Curators' Blog

Making a splash!

Ordinance Survey Map (c.1870)

With all this sweltering hot weather lately, I doubt there are many people who haven’t craved jumping into a cool swimming pool or the sea. I know we at the museum certainly have!

Back in the day, it was the River Arun and the various mill and hammer ponds in the area that would have provided opportunities for people to swim and cool off. Public swimming baths did not become an issue until the mid-19th century, when the health of the public became a concern of the state.

Various proposals appeared in the Horsham Advertiser in the 1870’s, concerning the idea of public baths. The leading campaigner was Henry Michell Jr., who argued for it in the local paper saying that he was not interested in profit, but only in the good of the town.  Very noble of him, we think!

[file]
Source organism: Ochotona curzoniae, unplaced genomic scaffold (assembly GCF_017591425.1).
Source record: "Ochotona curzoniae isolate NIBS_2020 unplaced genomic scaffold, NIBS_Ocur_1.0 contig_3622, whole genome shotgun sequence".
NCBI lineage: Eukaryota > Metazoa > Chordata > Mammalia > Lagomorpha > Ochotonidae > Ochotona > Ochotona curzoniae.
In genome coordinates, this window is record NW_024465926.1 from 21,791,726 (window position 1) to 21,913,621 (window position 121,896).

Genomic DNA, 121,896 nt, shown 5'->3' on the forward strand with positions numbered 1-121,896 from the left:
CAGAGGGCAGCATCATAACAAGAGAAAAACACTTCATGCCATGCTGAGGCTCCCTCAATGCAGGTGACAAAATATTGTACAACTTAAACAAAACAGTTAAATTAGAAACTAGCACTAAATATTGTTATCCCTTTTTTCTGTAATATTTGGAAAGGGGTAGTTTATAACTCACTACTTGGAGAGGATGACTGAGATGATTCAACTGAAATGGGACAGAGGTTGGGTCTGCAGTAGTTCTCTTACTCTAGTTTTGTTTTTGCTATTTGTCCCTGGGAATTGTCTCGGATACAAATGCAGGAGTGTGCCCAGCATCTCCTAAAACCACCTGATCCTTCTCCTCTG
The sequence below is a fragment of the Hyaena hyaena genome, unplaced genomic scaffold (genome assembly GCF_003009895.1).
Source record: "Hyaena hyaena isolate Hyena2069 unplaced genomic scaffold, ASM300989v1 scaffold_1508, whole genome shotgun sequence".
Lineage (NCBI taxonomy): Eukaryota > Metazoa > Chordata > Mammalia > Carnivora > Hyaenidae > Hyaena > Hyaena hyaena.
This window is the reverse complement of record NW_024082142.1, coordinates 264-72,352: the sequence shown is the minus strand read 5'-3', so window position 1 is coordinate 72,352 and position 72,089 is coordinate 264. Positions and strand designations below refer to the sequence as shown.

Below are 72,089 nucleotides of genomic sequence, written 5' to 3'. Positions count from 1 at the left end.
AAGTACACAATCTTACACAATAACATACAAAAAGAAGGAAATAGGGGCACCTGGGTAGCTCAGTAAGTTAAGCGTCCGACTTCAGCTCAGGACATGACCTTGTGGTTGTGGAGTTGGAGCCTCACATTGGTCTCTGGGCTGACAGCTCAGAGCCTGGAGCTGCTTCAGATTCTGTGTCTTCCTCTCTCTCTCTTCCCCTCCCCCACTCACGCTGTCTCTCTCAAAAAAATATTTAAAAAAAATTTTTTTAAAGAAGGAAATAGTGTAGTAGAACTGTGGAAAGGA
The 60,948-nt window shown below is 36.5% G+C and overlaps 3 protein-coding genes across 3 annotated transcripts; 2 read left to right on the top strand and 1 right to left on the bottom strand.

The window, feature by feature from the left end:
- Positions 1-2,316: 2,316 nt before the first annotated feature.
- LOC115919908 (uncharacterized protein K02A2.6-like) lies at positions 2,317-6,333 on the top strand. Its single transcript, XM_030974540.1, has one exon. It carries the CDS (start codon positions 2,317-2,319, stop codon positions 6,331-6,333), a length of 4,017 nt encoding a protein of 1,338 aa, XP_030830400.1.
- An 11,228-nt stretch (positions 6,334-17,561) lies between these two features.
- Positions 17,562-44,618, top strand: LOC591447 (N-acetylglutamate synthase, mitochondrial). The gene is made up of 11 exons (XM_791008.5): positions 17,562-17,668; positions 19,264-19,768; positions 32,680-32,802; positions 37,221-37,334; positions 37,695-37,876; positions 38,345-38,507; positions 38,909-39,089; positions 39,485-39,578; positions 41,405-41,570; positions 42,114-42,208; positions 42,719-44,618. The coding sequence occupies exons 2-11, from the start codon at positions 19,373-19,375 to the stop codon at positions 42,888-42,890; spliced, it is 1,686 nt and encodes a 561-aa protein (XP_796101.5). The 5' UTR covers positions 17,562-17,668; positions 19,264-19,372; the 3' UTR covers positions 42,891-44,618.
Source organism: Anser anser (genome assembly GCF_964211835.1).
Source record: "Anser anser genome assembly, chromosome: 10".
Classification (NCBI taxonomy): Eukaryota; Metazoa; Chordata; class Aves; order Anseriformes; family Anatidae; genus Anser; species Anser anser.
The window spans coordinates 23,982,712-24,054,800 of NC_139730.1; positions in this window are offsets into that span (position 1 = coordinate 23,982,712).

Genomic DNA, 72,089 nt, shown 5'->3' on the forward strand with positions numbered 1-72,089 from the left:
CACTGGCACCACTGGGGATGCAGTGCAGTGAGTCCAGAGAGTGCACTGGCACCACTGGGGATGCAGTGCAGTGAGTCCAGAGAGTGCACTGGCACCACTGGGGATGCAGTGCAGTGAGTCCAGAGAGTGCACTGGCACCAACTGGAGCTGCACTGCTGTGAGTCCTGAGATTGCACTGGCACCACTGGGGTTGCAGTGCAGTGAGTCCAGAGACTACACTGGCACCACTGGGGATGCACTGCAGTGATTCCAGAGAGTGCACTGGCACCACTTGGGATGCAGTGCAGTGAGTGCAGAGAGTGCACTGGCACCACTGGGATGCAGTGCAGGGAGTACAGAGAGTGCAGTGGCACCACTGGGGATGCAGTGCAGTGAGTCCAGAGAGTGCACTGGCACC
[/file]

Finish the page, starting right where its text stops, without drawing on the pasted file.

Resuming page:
In 1873, Henry Michell’s Horsham Public Swimming Baths opened on the west side of Worthing Road. According to the Horsham Advertiser, who actively supported the baths, there was a less than enthusiastic response from the public: the swimming pool was open air, so was seasonally operated and fed with cold spring water.  Brrrr!

As you can see, it is illustrated on the Ordinance Survey Map (c.1870) with buildings (possibly changing rooms) on three sides. In the 1873 season, just 56 swimmers had subscribed and in 1874 only 26, which as Mr Michell commented on in the paper,

… Total receipts are quite inadequate to meet current expenses. If it is therefore not thought desirable to maintain such an institution as a swimming bath in the town, I have no wish to force it on the public … 

In 1875, the paper reported that unless a minimum of 50 subscribers signed on at the pool by 21 May, it would have to close. It cost 10s. 6d. for the season and 5s.3d. for two months.

Because the cold spring water discouraged users, Michell proposed an ingenious solution. He built a large shallow open air pond/reservoir, which warmed the water ‘by exposure to the air’, and this then fed the baths. The circular pond can be seen on the map. However, by 1880 the pool had closed down – clearly they hadn’t had the scorching days like the ones we’ve had recently!

Stay cool.